The Brother Went To Fight Ebola. So Did His Sister. Mom Was 'A Wreck' : Goats and Soda He's an epidemiologist. She's a nurse. And both of them felt compelled to head off to West Africa to battle the virus.
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The Brother Went To Fight Ebola. So Did His Sister. Mom Was 'A Wreck'

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The Brother Went To Fight Ebola. So Did His Sister. Mom Was 'A Wreck'

The Brother Went To Fight Ebola. So Did His Sister. Mom Was 'A Wreck'

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It is still too soon to say that the Ebola outbreak in West Africa is over, but the disease that spread death and panic this past summer is declining. The outbreak finally began to subside after international volunteers flooded into the region. A top official in the Liberian Ministry of Health recently characterized the response this way - the world came late, but it came large. Who were those volunteers who ran toward the outbreak when the rest of the world was terrified of it? NPR's Jason Beaubien recently caught up with two of them - a pair of Vietnamese-American siblings from Fairfax, Va.

JASON BEAUBIEN, BYLINE: Last summer, Jen and Alex Tran were both itching to get to West Africa to work on the Ebola outbreak. Alex, who's 28 and an epidemiologist, landed a job first. It was helping the aid group the International Medical Corps build two Ebola treatment centers in Sierra Leone.

ALEX TRAN: From the period of October, when I got there, till the opening of our first Ebola treatment center in Lunsar was one of the most intense periods of work that I had ever really been a part of.

BEAUBIEN: Alex was involved with a team setting up the administration for the Ebola hospital, and he says there was very little guidance to help them.

A. TRAN: You know, in a lot of other responses been part of, there's always been, like, literature. There's been information. You can always, like, look on the web. But this - there was nothing. There was absolutely nothing, like, on this is how an Ebola treatment center needs to go down.

BEAUBIEN: His sister Jen Tran, who's a registered nurse, joined him in Sierra Leone in November. She recalls the first time she got suited up in a head-to-toe Ebola suit.

JEN TRAN: I think at first, I was like, all right, 15 minutes - I'm out. I'm done. This is ridiculous. It's so hot. I'm so constrained. And then it kind of just grew on you. I think the longest that I went in was probably two and half hours.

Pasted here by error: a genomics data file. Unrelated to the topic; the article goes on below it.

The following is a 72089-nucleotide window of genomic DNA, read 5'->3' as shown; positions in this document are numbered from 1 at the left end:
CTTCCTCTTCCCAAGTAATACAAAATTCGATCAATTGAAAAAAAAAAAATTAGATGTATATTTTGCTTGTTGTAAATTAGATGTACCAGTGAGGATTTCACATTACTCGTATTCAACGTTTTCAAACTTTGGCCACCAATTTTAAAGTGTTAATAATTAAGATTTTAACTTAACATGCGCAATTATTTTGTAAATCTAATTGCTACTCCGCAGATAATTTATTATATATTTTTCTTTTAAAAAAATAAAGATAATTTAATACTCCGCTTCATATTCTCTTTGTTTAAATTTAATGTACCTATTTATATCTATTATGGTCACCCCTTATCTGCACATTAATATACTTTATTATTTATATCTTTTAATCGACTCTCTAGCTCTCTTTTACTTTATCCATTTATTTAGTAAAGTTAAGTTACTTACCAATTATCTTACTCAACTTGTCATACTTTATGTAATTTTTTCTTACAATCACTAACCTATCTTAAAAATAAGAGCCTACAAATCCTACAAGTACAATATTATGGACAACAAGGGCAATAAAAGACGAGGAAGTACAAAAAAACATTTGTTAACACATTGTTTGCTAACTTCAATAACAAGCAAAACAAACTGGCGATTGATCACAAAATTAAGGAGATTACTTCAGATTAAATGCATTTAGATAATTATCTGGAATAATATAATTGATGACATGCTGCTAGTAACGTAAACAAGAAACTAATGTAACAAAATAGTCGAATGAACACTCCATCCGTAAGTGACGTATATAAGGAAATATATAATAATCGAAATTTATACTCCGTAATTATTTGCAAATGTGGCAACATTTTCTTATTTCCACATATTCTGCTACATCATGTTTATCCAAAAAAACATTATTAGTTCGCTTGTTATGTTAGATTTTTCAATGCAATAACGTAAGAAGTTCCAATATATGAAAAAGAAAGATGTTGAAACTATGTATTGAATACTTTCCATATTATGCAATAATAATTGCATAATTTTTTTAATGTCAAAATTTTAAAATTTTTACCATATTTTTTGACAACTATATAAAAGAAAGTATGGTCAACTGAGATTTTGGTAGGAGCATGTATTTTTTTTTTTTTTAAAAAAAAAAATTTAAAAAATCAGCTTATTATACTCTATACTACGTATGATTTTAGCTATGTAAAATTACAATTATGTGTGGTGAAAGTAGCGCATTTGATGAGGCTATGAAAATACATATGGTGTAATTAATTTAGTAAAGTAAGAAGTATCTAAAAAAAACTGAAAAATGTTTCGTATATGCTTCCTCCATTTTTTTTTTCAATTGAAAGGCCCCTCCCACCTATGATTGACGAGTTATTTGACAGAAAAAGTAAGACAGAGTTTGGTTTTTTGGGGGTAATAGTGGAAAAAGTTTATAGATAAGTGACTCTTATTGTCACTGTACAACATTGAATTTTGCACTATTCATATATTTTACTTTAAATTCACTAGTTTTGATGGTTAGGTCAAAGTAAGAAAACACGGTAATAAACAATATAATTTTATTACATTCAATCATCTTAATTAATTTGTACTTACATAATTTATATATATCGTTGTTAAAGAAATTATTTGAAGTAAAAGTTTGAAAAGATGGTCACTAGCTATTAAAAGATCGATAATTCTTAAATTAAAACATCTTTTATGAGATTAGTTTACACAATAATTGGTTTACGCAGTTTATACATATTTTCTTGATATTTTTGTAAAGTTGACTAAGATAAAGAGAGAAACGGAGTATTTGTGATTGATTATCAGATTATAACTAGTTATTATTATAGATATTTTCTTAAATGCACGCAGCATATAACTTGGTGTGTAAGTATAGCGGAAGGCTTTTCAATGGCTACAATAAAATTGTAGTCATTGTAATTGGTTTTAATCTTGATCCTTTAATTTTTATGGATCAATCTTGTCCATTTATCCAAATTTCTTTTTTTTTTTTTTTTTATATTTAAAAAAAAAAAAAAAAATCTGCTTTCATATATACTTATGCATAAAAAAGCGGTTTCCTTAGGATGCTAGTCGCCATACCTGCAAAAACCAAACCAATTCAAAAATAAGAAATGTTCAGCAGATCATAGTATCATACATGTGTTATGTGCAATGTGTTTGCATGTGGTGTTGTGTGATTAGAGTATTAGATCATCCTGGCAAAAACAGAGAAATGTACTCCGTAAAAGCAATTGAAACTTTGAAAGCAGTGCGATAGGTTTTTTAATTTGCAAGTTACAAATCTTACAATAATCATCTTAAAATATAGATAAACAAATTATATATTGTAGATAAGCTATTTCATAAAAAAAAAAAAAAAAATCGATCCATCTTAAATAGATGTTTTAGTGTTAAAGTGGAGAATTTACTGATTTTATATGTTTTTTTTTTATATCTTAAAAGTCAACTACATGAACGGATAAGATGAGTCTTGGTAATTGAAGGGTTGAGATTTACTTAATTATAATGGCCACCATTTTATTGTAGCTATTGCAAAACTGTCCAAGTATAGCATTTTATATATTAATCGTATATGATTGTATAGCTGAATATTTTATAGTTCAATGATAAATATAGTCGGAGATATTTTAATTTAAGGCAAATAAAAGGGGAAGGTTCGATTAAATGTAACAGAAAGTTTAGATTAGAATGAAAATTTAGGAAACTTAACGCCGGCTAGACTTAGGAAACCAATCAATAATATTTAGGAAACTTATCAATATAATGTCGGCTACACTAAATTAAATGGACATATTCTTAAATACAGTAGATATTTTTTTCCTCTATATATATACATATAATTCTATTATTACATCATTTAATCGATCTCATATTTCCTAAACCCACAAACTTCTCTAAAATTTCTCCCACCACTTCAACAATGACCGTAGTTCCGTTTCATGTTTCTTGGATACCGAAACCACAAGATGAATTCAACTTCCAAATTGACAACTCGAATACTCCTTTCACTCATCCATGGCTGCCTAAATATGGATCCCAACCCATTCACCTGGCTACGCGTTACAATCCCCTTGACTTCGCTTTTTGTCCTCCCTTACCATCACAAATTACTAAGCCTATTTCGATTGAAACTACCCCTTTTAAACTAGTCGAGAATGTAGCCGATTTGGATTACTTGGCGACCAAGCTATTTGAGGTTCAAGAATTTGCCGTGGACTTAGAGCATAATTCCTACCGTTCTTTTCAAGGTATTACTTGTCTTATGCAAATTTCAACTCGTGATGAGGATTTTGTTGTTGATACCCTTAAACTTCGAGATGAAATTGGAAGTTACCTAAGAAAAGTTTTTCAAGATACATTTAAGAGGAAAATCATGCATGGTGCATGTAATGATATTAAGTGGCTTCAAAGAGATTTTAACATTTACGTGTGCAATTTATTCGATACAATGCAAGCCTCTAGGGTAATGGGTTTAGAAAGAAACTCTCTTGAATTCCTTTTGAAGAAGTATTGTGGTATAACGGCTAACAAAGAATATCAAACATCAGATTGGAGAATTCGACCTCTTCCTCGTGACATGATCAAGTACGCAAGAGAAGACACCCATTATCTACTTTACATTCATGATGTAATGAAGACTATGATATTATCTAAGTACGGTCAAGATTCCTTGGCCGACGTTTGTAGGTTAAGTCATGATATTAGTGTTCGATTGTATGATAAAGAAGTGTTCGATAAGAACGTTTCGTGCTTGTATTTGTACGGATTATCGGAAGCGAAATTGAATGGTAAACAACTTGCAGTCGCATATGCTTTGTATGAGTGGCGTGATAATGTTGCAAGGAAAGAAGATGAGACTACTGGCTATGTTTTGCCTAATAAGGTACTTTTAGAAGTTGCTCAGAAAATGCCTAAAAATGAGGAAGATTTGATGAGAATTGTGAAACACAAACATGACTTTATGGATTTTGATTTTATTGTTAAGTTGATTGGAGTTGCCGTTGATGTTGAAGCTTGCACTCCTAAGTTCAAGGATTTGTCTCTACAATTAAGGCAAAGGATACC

BEAUBIEN: The nurses were only supposed to be in with the Ebola patients in the red zone for 90 minutes or so. The time Jen ended up in for almost twice that was because the generator died. She says she was in the middle of setting up an IV drip for a patient.

J. TRAN: The lights went off, and I'm just touching the bed, touching his arm, trying to find the pieces that I need to close the IV line.

BEAUBIEN: There were a half-dozen other workers on the ward with her, but they couldn't leave because it was too dark to exit the wards safely. Taking off Ebola protective gear is considered one of the most dangerous moments for infection. While they waited, their goggles were fogging up, so they could barely even see.

J. TRAN: There was one girl - her goggles completely slipped off, and her goggles were right here. She couldn't see anything. She couldn't open her eyes. And you literally just had to hold her and lead her to the right area. So...

A. TRAN: They actually brought an entirely new generator after that. Yeah.

BEAUBIEN: Both Jen and Alex worked long hours. Jen says it was a hard place to be a nurse. The equipment was limited. She didn't have access to monitors or drugs that she'd have in a Western clinic. The majority of the patients on the ward were dying.

J. TRAN: In one sense, working with Ebola is just trying to get Ebola-positive, Ebola-confirmed patients out of the community so they don't re-infect people. So in some sense, it's like, oh, well, they can't stay here. They have to go to this confirmed tent, and that's where they're going to die. It was just - it was really hard. You couldn't really do anything.

BEAUBIEN: But she was so busy, she says, it was hard to take in the full magnitude of the situation. Jen and Alex's parents, on the other hand, had plenty of time to think, and they weren't thrilled about their kids being in the heart of the Ebola outbreak.

J. TRAN: So when Alex left, my mom was a wreck.


J. TRAN: And so we're Vietnamese, and the nurse from Texas who was at NIH - she's Vietnamese, as well.

BEAUBIEN: She's talking about Nina Pham. It was all over the news at the time that Pham had gotten infected with Ebola while treating a patient at Texas Presbyterian Hospital in Dallas.

J. TRAN: And my mom's a worry rat, too, so...

A. TRAN: I think she was a lot more worried about you than she was about me because I wasn't going to be doing direct patient care.

BEAUBIEN: Jen stayed in Sierra Leone for five weeks. Alex stayed for 14 weeks. They both say they're considering going back. Alex says if he doesn't, he's been thinking about that refugee crisis in Syria. Jason Beaubien, NPR News.

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